Sound on the Underground

There is an old verb "to busk", meaning "to improvise", and it is from this word that "busker" is derived to describe a street musician or performer. There have been buskers on the London Underground for as long as anyone can remember. You do not always see them but you can hear them: the sound travels for miles along the subterranean tunnels.

Some are serious musicians attracted by near-perfect acoustics. Others are little more than beggars who see it as an easy way of making money. The guitar is probably the most common choice of instrument but you can also hear American banjos and Irish bagpipes.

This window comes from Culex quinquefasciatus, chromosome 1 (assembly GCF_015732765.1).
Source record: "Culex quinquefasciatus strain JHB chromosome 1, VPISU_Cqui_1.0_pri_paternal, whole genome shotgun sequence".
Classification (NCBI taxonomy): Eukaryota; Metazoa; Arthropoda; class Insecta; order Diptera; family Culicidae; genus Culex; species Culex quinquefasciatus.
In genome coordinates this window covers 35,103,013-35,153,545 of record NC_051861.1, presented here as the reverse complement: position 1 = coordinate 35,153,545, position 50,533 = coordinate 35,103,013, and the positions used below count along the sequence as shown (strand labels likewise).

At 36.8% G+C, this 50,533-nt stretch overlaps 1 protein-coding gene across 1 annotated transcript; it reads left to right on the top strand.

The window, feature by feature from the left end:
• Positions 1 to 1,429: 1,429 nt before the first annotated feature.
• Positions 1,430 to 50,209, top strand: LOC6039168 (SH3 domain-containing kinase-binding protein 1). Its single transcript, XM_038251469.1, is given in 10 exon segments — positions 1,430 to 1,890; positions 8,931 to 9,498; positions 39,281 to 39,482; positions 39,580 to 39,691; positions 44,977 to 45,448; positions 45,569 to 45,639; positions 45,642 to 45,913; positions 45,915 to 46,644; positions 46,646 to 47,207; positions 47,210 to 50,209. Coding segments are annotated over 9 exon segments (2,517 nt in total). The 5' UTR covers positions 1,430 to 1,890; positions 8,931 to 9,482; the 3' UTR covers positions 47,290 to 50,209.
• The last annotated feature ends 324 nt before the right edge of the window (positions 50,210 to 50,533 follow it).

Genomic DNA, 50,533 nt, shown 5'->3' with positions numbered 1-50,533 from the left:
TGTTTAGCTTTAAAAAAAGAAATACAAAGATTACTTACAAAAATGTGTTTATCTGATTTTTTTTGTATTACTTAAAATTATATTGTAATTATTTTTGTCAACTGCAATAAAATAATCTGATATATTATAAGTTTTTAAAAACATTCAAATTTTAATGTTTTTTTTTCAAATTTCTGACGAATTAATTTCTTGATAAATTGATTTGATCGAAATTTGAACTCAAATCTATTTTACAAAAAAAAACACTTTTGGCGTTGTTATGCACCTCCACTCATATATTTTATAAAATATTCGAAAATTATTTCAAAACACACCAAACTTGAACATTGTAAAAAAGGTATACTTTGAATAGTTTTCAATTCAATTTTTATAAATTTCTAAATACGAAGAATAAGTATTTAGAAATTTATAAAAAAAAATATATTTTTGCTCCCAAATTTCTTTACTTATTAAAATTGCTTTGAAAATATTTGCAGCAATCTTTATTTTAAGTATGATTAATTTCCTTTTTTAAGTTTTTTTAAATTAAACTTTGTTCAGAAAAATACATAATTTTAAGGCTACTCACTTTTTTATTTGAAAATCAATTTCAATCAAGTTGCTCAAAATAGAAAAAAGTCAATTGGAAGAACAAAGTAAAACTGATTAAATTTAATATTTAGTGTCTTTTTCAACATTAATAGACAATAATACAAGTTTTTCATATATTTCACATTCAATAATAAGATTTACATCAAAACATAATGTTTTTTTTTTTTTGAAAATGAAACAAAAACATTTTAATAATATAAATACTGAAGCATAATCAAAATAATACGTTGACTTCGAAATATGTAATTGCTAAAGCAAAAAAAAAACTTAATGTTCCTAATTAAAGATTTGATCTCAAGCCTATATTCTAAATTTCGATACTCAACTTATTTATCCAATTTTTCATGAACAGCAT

Busking on the Underground is always illegal, it does not matter which instrument you play. Fines, which can be anything up to 200 pounds, are regularly imposed by the London Transport Police. Why it is illegal is unclear. The police maintain that buskers obstruct the corridors and their music interferes with information from the loudspeakers. Buskers say that they help passengers in difficulty and make women travelling alone feel more secure.